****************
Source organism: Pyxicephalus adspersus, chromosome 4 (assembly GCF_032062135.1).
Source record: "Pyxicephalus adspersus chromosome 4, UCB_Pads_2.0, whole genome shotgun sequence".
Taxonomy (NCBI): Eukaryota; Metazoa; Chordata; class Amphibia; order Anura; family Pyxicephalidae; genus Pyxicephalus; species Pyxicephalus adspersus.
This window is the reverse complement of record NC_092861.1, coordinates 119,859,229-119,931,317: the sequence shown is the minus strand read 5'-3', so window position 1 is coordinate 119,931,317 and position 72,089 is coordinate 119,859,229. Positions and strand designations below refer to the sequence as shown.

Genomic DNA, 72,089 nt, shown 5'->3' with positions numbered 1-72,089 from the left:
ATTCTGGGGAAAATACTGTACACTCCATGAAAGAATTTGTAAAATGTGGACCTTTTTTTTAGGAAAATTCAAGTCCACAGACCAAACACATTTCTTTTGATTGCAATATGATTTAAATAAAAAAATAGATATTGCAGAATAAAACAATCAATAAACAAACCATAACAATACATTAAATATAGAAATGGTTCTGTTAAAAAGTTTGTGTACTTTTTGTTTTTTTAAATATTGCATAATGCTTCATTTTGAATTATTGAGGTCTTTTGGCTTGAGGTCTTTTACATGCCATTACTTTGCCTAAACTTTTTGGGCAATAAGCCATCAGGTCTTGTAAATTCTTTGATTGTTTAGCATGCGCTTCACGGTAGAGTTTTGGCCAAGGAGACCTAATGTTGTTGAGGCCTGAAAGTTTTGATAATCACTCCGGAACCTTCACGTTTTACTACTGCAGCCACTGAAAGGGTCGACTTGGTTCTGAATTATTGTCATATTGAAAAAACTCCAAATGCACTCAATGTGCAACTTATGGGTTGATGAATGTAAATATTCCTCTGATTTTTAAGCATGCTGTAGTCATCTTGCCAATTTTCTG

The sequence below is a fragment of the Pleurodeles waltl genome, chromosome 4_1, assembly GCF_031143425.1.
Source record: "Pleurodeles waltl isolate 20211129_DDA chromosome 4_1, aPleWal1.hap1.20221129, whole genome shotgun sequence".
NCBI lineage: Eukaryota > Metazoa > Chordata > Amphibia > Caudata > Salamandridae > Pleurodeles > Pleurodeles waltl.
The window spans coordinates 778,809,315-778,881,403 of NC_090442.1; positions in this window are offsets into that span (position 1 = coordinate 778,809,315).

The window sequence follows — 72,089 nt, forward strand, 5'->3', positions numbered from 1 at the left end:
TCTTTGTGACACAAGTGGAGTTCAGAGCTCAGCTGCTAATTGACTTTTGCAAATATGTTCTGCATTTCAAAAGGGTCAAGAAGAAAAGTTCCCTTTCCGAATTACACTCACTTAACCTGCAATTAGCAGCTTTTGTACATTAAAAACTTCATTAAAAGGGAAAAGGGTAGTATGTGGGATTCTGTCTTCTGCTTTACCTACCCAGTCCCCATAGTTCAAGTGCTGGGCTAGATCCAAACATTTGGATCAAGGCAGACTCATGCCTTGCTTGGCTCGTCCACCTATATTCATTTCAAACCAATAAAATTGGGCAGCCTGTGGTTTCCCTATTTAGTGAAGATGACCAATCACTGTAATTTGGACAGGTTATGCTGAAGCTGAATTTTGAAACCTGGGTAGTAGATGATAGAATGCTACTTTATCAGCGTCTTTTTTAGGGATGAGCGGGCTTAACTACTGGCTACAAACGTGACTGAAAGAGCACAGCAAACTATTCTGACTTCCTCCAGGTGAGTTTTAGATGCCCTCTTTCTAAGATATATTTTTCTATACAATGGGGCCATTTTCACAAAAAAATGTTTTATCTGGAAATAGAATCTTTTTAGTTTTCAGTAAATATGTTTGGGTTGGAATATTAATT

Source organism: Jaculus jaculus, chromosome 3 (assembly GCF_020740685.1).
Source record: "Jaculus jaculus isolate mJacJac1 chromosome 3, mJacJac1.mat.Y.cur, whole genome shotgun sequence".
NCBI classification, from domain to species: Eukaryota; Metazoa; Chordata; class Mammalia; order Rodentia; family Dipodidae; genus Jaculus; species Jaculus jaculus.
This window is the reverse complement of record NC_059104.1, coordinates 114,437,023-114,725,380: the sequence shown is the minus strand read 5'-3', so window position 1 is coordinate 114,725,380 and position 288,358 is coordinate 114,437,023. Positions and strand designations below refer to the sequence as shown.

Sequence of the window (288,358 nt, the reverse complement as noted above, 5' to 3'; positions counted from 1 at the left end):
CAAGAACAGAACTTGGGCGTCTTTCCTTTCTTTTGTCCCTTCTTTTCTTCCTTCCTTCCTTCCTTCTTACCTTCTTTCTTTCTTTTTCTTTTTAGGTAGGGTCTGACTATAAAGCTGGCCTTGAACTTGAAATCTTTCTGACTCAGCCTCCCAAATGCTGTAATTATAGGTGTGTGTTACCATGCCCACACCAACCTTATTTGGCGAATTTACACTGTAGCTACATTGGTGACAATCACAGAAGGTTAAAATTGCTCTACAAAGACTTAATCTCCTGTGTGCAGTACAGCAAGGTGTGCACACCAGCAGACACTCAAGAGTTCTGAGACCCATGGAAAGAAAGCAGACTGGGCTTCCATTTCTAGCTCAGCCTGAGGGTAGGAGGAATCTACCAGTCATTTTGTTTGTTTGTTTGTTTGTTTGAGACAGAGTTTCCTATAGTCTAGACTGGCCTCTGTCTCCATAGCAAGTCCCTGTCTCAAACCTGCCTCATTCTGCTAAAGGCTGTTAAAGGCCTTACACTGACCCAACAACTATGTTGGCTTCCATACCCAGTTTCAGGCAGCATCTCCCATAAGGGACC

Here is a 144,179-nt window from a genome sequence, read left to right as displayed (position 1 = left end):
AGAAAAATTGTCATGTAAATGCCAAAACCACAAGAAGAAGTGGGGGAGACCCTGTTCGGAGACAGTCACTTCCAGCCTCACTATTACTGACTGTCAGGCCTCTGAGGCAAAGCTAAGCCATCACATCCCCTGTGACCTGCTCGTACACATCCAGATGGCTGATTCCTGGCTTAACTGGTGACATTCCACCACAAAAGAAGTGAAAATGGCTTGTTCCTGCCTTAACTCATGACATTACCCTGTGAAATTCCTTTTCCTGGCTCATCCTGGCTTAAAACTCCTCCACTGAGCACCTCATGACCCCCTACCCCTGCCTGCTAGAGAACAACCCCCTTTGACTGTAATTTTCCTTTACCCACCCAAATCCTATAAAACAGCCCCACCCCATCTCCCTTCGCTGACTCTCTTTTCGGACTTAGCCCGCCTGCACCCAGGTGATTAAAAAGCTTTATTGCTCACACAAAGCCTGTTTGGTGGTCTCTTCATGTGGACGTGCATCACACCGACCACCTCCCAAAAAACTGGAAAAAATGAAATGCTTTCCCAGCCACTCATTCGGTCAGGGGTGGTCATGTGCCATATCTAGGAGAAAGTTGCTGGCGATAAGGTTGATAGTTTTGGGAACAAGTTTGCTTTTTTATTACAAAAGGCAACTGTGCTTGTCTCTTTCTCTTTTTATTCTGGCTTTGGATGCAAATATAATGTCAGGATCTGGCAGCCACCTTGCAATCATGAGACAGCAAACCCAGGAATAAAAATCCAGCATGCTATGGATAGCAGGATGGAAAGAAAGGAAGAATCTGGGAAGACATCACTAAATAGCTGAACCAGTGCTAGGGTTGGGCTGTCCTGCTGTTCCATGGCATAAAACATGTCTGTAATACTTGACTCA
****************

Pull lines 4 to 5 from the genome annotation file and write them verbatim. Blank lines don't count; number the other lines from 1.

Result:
This window is the reverse complement of record NC_092861.1, coordinates 119,859,229-119,931,317: the sequence shown is the minus strand read 5'-3', so window position 1 is coordinate 119,931,317 and position 72,089 is coordinate 119,859,229. Positions and strand designations below refer to the sequence as shown.

Genomic DNA, 72,089 nt, shown 5'->3' with positions numbered 1-72,089 from the left: